All explanations and disclaimers aside, I have earnestly been meaning to post about Benjamin's 12th birthday.  Yes, sports fans, you read that correctly: As of Friday, BENJAMIN TODD IS 12.  No need to tell the boy's mommy how unbelievable that is.  We had an early celebration with some of his buddies that involved a trip to an outdoor water park, complete with sunscreen-self-application-induced sunburn; takeout fried chicken; some play fighting and some real fighting; and lots and lots and lots of farts.

The actual week of Ben's birthday, the boy was particularly busy, with a full schedule of CrossFit kids' camp, baseball games, and rehearsals for theater camp.  We still managed some party time with both sides of the family.  The cousins' get-together at the lake was complete with his requested fried ice cream and an Uncle-Ted-induced water balloon fight.

The evening of his actual birthday came with a visit from Grandma R., more sports and video game loot, and a candle-lighting seminar by Aunt Lisa.  Ben is one lucky, lucky, boy!

This is the story of Benjamin's birthday that is really sticking with me, and, frankly, it's not even much about the Birthday Boy.  But it's good and important, anyway.  Oh, and I do love him the MOST.  The basis for the story is this: Ben's 12th birthday gift from his dad and mom was a cell phone.  This is not the place to discuss or debate whether this was an appropriate gift at an appropriate age.  His two older sisters got cell phones at 12, so he did, too.  I still have plenty of trepidation about this decision, and I'm never thrilled with the results brought to Krinkeland with the arrival of yet another electronic device.  That said, Ben has had a phone for three days and has greatly exceeded my expectations of how things would go... so far... still holding my breath... We're all doing the best we can.  Let's leave it at that.

What I discovered on Ben's birthday, as he explored his newly instilled texting and messaging capabilities (no social media accounts and limited internet access at this point) is that we have some really awesome teenagers in our lives.  No, I don't mean the permanent residents of Krinkeland-- though they are THE BEST-- but I mean other teens.  You know, those loud, foul-mouthed, self-centered pinheads God created to physically destroy and mentally aggravate the planet?  If that is your view, especially if that is your complete view, please, oh, please, read on.

Ben got his phone around 7 a.m. on his birthday.  He immediately wanted to call and text every human he had ever met.  We discussed.  Dad had programmed in the numbers for a few family members and I have no doubt Ben sent out selfies galore.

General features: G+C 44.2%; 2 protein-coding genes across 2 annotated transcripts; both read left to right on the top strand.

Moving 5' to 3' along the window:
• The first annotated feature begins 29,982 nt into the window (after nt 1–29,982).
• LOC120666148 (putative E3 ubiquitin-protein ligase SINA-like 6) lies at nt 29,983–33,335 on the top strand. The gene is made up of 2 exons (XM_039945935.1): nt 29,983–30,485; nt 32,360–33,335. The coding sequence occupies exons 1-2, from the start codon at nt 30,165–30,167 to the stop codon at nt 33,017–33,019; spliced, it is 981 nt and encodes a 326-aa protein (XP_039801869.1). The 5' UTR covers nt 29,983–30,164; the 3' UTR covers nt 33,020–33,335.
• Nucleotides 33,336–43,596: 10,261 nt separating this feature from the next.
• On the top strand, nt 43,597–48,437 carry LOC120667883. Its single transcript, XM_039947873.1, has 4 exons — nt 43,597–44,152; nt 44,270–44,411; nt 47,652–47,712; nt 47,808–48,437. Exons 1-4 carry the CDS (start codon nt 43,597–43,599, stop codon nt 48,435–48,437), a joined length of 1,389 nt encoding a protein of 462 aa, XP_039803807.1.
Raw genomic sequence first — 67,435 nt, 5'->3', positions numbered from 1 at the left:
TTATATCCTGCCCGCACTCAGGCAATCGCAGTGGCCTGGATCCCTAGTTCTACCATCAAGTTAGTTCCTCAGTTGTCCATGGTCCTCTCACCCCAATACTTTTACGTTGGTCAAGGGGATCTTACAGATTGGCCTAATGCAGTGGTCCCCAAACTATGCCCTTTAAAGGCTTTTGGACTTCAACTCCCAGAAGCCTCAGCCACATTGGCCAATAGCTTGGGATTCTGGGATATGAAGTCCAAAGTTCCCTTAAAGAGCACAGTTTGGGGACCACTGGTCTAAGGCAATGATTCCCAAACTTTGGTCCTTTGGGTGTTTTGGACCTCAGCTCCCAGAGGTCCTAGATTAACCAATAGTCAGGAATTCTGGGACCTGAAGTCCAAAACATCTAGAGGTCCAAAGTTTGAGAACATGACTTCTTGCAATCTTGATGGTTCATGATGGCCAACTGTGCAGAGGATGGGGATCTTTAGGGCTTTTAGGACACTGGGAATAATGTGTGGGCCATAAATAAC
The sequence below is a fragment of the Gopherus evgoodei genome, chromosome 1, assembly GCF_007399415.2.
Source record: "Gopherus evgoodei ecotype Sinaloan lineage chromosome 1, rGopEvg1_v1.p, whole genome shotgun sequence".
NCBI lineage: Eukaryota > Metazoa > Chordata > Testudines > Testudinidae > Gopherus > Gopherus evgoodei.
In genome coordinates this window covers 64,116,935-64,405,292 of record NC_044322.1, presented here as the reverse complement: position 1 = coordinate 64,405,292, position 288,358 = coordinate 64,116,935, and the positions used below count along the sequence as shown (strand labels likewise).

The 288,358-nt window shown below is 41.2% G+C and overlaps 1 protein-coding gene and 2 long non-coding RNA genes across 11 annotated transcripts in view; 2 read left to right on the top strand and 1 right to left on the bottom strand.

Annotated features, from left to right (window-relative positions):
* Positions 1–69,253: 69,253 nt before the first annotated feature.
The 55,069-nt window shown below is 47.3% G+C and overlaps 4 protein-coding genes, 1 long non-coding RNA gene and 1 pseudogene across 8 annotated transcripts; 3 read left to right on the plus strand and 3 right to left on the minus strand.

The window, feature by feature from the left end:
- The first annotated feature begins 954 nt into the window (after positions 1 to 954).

Soon, it was time for the big sisters to leave for their theater camp rehearsal.  A carload of high schoolers pulled up to the house and, instead of Amanda and Elisabeth dashing outside as they did on other days, the teens piled into the house.  They were supposed to head out early for coffee or some such nonsense, but instead they all came in to share birthday donuts and well wishes with the younger brother.  Maybe it was all the promise of fried dough, but I personally believe there were other factors, including good breeding and an affection for everyone's little bro.

After the sisters left, it soon became obvious they were sharing the news of their brother's newly minted phone number.  His phone began ding-ding-dinging with text message alerts.  We have our Apple IDs linked so that I, too, can read Ben's messages.  Yes, I am a spy.  It's part of parenting.  My kids know it, and they don't like it, but they also know they don't have the power or the maturity to handle things on their own.  Again, feel free to discuss amongst yourselves but please leave me and mine out of it.

Here's the part where I can't stop grinning.  My older daughters' friends, one in particular, began texting Ben to wish him a happy birthday and to share in his excitement over having his own phone.  And it wasn't just one line.  The exchanges went on and on and they continue:

Those are just some of their text conversations.  This is a mature, intelligent, talented girl with good friends, a job, and all the usual teenage trimmings and trappings.  I'm certain those usual teenage things also include stress and self-doubt and confusion.  Yet, she has taken the time to befriend our boy, take him on as another big sister to another little brother, if you will.  And she's patient and nice and fun, but she still corrects him and keeps him on a positive path.  Yes, the word "racist," along with the fake names and the random body-part terms, is all part of 12-year-old boy humor-- trust me.

So, if you still think the phase of teenagehood is comprised of brooding and backtalking and plotting graffiti art, read the texts again.  Have a giggle with me, and thank God for my kids' friends.  I know it's not cool for Mom to say, but this is so cool.

Sunday, May 13, 2018

Mother Love

We spent Mother's Day at home, with others coming over to celebrate the day with us.  I am so thankful to have both my mom and my mother-in-law in good health and living in close proximity.  I will host a Mother's Day gathering as long as I am able, if only as a tiny way to honor the huge ways they take care of all of us in Krinkeland, day in and day out.  We ate... and complained we ate too much... and sat around and laughed... and ate some more... and complained some more... and laughed some more...